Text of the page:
New Zealand’s leading expert in soil fertility, Hamilton-based Soil Scientist Gordon Rajendram (PhD) looks at ways of increasing a farm’s profitability in times of recession
The most economical forage for animals is good nutritious pasture which includes good energy, protein that is digestible and has fibre in it. The cost to produce pasture can cost between 2 – 6 cents per kilo of dry matter.
In order to achieve the above, you need to have adequate nutrients in the soil.
Farm’s profitability starts in the soil and getting this right will, without doubt, lead to great pasture and better soil health, i.e., it is aerated, it holds onto the nutrients, whatever is applied doesn’t leach and the right forage types. Having a variety of species of forage is beneficial i.e., grass, clover, herbs etc.
The importance of independent soil management and fertiliser advice is crucial rather than just someone trying to sell a product. There appears to be major conflicts of interest in this area. Large savings can be made if the advice is correct.
The 16 elements are required for pasture and animal health. In some cases, excess money is spent on elements that are not necessary and hence the importance of independent advice.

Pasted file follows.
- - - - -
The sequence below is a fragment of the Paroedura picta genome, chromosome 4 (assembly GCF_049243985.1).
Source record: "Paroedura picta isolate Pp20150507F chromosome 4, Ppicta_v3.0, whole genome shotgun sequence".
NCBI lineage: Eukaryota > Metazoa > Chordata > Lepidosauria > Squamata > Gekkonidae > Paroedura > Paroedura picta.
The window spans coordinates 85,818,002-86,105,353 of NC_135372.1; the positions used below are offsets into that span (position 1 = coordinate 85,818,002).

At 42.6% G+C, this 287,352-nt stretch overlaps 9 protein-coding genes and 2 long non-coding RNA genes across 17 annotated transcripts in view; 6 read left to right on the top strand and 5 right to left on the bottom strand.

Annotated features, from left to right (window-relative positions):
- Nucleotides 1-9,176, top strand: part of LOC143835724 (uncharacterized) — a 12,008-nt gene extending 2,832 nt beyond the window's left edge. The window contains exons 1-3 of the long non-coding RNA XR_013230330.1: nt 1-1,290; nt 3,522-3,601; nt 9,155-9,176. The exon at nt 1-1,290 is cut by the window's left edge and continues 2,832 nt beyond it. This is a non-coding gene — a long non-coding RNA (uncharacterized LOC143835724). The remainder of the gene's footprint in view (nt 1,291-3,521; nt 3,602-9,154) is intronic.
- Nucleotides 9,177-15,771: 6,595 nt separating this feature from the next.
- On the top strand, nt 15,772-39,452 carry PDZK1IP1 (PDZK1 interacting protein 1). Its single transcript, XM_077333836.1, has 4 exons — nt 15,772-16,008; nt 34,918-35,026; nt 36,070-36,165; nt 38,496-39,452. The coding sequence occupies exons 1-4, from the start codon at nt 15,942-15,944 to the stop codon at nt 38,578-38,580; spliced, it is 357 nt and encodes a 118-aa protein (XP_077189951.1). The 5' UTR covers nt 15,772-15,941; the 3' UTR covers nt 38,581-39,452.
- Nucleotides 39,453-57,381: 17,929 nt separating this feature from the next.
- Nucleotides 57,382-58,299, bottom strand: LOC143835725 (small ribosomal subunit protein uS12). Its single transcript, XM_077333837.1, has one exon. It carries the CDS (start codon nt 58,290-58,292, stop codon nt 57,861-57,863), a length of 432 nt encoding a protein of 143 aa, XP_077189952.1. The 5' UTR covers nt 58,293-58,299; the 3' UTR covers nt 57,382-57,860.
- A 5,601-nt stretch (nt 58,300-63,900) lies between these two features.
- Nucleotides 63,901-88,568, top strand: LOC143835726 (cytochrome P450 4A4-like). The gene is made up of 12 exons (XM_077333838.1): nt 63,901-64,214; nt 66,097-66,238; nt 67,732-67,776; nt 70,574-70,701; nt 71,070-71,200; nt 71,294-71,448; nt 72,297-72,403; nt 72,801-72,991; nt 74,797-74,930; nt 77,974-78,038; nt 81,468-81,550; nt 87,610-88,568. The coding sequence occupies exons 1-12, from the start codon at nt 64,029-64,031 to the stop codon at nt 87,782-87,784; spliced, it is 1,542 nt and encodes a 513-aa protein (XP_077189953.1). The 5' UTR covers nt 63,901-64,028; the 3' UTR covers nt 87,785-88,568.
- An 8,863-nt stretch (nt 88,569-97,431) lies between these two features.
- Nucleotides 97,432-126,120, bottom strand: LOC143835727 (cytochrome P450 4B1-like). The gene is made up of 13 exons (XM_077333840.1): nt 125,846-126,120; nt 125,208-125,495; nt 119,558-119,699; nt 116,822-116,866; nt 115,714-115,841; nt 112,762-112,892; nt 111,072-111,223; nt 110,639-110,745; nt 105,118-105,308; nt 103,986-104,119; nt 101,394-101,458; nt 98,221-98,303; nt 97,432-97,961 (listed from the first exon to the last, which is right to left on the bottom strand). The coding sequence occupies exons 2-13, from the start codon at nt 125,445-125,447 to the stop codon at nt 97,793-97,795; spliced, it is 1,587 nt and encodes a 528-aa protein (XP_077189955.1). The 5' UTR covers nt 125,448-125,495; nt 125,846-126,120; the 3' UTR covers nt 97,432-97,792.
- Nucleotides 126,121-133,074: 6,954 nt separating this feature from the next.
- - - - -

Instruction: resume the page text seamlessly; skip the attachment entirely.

Soil management is an expert area and one which can lead to better profits.
Sampling is one of the crucial aspects of soil management. Soil is important at the start and pastures grown on this are essential for farm profitability. New Zealand is the best at converting pasture to milk and protein (meat) but there are still ways this can be improved.
New Zealand farmers have the lowest carbon footprint to produce meat and milk
Published research shows that NZ farmer’s carbon footprint to produce meat and milk is the lowest compared to other countries.
In the dairy sector, the emissions to produce 1 litre of milk have been estimated to be 0.9 kg CO2 when compared to the global average of 2.4 kg CO2 per litre of milk. In the NZ dairy sector, PKE was the main supplementary feed type used on farms. PKE though has the highest carbon footprint of any brought-in supplementary feeds.
NZ’s carbon footprint to produce beef is one of the lowest with ~9 kgCO2e/kg LW and NZ’s carbon footprint to produce sheep is the lowest at ~6 kgCO2e/kg LW. This is due to the NZ lower cost pasture grazed-based systems. Compare this to say in many parts of the world where pasture or crops are cut and carried and fed in a shed system.
Studies have shown for humans to have a balanced diet a component of milk and meat is required.
A lot is going on below the ground (leaching) so this has to be prevented and lead to greater profits.
Accurate testing is essential to ensure more efficient ways of nutrient uptake. There must be nothing limiting this process in the soil. Whatever is applied you must make sure the soil can hold onto this and that it is not leached.
Having a whole lot of fertiliser on top is only part of the process. Having knowledge of what is going on underneath the ground is critical to profitability.
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